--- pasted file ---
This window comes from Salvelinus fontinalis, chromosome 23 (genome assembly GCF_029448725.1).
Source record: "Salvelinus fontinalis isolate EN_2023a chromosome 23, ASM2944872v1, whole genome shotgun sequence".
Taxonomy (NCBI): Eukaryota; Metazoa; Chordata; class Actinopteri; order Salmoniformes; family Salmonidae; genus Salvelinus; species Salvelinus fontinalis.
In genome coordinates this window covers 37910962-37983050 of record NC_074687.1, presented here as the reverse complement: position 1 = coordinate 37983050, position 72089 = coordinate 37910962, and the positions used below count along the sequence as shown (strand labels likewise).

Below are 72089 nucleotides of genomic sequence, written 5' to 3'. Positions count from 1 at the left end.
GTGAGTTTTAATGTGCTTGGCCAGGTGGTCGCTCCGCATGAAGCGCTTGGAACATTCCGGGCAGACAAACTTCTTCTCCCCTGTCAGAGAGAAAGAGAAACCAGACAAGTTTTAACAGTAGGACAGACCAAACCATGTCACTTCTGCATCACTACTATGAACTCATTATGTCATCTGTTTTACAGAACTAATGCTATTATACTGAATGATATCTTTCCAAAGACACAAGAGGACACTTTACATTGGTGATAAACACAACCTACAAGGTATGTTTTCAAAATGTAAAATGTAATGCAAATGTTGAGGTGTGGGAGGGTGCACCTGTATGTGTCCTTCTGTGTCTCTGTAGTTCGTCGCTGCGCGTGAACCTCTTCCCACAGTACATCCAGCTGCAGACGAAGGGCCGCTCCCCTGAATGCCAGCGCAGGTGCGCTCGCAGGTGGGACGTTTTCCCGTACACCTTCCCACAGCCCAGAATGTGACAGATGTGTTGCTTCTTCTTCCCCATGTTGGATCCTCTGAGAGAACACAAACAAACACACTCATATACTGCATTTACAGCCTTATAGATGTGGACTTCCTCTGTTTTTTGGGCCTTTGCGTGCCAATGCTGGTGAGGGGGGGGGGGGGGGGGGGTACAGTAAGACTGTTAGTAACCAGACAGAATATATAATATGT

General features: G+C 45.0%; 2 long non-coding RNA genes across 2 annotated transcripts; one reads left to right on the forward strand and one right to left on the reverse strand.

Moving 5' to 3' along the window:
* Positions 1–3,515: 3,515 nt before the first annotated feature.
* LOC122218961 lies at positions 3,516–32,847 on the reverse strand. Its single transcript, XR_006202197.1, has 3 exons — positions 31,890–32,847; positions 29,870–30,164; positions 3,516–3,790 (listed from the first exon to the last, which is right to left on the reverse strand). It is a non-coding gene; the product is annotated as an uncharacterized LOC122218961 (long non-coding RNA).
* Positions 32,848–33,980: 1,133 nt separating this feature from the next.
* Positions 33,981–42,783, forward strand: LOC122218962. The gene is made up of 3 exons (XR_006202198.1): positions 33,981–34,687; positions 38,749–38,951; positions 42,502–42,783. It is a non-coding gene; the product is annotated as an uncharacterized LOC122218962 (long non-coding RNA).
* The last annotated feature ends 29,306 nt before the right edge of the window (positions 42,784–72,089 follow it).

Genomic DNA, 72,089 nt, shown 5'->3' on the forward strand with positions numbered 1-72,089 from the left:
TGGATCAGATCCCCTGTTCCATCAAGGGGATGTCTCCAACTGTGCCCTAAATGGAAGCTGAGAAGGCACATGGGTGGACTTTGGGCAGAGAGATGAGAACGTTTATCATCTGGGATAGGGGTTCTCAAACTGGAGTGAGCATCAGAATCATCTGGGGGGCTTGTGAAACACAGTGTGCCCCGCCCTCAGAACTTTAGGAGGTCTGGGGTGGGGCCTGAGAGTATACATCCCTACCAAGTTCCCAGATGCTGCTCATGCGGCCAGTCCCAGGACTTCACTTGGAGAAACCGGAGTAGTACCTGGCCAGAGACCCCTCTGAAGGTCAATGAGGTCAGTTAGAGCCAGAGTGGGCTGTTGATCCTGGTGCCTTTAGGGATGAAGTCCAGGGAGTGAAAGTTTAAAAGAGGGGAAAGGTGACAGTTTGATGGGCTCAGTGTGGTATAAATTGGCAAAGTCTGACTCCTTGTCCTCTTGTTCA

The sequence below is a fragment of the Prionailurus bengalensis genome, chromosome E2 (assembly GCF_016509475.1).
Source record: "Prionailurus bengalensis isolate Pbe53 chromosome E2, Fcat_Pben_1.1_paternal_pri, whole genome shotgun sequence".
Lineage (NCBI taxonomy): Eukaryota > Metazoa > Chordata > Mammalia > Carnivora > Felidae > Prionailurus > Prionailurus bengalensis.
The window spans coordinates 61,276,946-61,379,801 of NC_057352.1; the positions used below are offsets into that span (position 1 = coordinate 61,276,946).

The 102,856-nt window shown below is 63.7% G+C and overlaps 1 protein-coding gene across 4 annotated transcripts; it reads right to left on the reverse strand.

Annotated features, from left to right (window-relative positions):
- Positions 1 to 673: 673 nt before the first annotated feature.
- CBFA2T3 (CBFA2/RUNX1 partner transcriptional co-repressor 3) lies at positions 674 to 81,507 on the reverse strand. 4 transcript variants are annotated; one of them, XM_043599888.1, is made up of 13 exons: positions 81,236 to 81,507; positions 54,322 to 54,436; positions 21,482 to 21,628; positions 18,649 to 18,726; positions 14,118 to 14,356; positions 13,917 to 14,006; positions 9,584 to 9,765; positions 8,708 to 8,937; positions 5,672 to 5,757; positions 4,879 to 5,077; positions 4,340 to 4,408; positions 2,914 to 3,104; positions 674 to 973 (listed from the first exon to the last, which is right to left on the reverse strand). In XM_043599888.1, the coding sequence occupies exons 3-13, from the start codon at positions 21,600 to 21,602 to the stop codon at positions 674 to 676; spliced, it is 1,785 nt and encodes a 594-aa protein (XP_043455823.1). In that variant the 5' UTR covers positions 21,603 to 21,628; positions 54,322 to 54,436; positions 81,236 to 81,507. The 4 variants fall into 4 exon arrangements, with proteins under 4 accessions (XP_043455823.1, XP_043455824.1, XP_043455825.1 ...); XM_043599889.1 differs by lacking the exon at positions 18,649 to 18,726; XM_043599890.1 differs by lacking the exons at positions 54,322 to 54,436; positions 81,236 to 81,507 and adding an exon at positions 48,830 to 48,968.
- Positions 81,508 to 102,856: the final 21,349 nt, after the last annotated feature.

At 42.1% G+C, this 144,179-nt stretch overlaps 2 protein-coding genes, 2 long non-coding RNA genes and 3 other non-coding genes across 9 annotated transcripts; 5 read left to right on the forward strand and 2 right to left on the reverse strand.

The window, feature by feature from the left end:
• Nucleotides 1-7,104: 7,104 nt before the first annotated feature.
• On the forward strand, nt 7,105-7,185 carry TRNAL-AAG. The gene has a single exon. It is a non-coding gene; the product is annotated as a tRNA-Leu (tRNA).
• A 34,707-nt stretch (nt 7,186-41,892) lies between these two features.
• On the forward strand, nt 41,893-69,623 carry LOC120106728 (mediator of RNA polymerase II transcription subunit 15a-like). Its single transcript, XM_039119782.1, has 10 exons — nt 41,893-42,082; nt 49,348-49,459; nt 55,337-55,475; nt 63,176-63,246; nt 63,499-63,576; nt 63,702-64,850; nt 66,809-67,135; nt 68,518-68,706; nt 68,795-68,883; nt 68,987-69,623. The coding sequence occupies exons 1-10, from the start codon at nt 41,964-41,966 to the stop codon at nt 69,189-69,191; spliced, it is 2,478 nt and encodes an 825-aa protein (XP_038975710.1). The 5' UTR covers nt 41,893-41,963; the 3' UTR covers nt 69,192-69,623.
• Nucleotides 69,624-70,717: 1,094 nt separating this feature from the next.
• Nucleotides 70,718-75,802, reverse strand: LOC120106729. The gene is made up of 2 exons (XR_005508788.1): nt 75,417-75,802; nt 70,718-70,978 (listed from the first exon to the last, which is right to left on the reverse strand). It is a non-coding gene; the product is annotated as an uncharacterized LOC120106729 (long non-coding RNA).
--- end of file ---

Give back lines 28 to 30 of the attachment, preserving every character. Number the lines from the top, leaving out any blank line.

• On the forward strand, nt 7,105-7,185 carry TRNAL-AAG. The gene has a single exon. It is a non-coding gene; the product is annotated as a tRNA-Leu (tRNA).
• A 34,707-nt stretch (nt 7,186-41,892) lies between these two features.
• On the forward strand, nt 41,893-69,623 carry LOC120106728 (mediator of RNA polymerase II transcription subunit 15a-like). Its single transcript, XM_039119782.1, has 10 exons — nt 41,893-42,082; nt 49,348-49,459; nt 55,337-55,475; nt 63,176-63,246; nt 63,499-63,576; nt 63,702-64,850; nt 66,809-67,135; nt 68,518-68,706; nt 68,795-68,883; nt 68,987-69,623. The coding sequence occupies exons 1-10, from the start codon at nt 41,964-41,966 to the stop codon at nt 69,189-69,191; spliced, it is 2,478 nt and encodes an 825-aa protein (XP_038975710.1). The 5' UTR covers nt 41,893-41,963; the 3' UTR covers nt 69,192-69,623.